title Structural Integrity of an Electron Beam Melted Titanium Alloy
spellingShingle Structural Integrity of an Electron Beam Melted Titanium Alloy
Robert, Lancaster
Henry, Illsley
Spencer, Jeffs
title_short Structural Integrity of an Electron Beam Melted Titanium Alloy
title_full Structural Integrity of an Electron Beam Melted Titanium Alloy
title_fullStr Structural Integrity of an Electron Beam Melted Titanium Alloy
title_full_unstemmed Structural Integrity of an Electron Beam Melted Titanium Alloy
title_sort Structural Integrity of an Electron Beam Melted Titanium Alloy
author_id_str_mv e1a1b126acd3e4ff734691ec34967f29
c6c06ae7759a8ec545aef99c275c3bf5
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author_id_fullname_str_mv e1a1b126acd3e4ff734691ec34967f29_***_Robert, Lancaster
c6c06ae7759a8ec545aef99c275c3bf5_***_Henry, Illsley
6ff76d567df079d8bf299990849c3d8f_***_Spencer, Jeffs
author Robert, Lancaster
Henry, Illsley
Spencer, Jeffs
author2 Robert Lancaster
Gareth Davies
Henry Illsley
Spencer Jeffs
Gavin Baxter
format Journal article
container_title Materials
container_volume 9
container_issue 6
publishDate 2016
institution Swansea University
issn 1996-1944
1996-1944
doi_str_mv 10.3390/ma9060470
college_str College of Engineering
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hierarchy_parent_title College of Engineering
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description Advanced manufacturing encompasses the wide range of processes that consist of “3D printing” of metallic materials. One such method is Electron Beam Melting (EBM), a modern build technology that offers significant potential for lean manufacture and a capability to produce fully dense near-net shaped components. However, the manufacture of intricate geometries will result in variable thermal cycles and thus a transient microstructure throughout, leading to a highly textured structure. As such, successful implementation of these technologies requires a comprehensive assessment of the relationships of the key process variables, geometries, resultant microstructures and mechanical properties. The nature of this process suggests that it is often difficult to produce representative test specimens necessary to achieve a full mechanical property characterisation. Therefore, the use of small scale test techniques may be exploited, specifically the small punch (SP) test. The SP test offers a capability for sampling miniaturised test specimens from various discrete locations in a thin-walled component, allowing a full characterisation across a complex geometry. This paper provides support in working towards development and validation strategies in order for advanced manufactured components to be safely implemented into future gas turbine applications. This has been achieved by applying the SP test to a series of Ti-6Al-4V variants that have been manufactured through a variety of processing routes including EBM and investigating the structural integrity of each material and how this controls the mechanical response.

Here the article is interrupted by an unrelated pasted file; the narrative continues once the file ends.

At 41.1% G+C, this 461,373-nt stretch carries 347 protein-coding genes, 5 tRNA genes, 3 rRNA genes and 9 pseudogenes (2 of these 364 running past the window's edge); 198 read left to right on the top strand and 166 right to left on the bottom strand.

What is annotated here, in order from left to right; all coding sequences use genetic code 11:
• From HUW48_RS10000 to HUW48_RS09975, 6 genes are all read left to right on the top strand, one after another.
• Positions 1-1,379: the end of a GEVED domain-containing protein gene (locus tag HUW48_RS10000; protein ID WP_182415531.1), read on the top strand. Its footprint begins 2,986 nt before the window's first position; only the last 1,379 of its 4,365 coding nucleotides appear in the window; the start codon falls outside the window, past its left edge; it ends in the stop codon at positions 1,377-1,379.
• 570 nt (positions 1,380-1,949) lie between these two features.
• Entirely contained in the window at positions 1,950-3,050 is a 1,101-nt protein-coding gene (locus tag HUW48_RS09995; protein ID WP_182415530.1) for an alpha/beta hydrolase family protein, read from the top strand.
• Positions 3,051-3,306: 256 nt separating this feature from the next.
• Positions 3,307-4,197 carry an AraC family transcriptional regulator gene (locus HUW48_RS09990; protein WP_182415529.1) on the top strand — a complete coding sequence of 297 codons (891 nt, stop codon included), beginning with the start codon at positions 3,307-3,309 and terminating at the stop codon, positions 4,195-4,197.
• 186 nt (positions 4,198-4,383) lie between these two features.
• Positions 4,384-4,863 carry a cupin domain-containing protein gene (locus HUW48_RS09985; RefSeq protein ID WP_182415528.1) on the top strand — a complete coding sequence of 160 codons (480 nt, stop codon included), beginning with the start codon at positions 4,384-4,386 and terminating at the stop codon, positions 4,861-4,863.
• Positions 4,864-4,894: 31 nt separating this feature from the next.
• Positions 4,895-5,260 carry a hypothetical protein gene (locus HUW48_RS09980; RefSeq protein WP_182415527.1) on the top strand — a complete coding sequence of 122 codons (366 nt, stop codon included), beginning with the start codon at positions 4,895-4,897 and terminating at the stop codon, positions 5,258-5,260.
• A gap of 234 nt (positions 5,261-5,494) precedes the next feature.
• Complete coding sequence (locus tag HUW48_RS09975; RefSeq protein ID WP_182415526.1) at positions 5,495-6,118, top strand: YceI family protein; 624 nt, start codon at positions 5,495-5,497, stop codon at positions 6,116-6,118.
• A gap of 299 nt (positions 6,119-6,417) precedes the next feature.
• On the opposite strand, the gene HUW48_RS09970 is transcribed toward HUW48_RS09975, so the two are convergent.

published_date 2016-06-14T03:46:16Z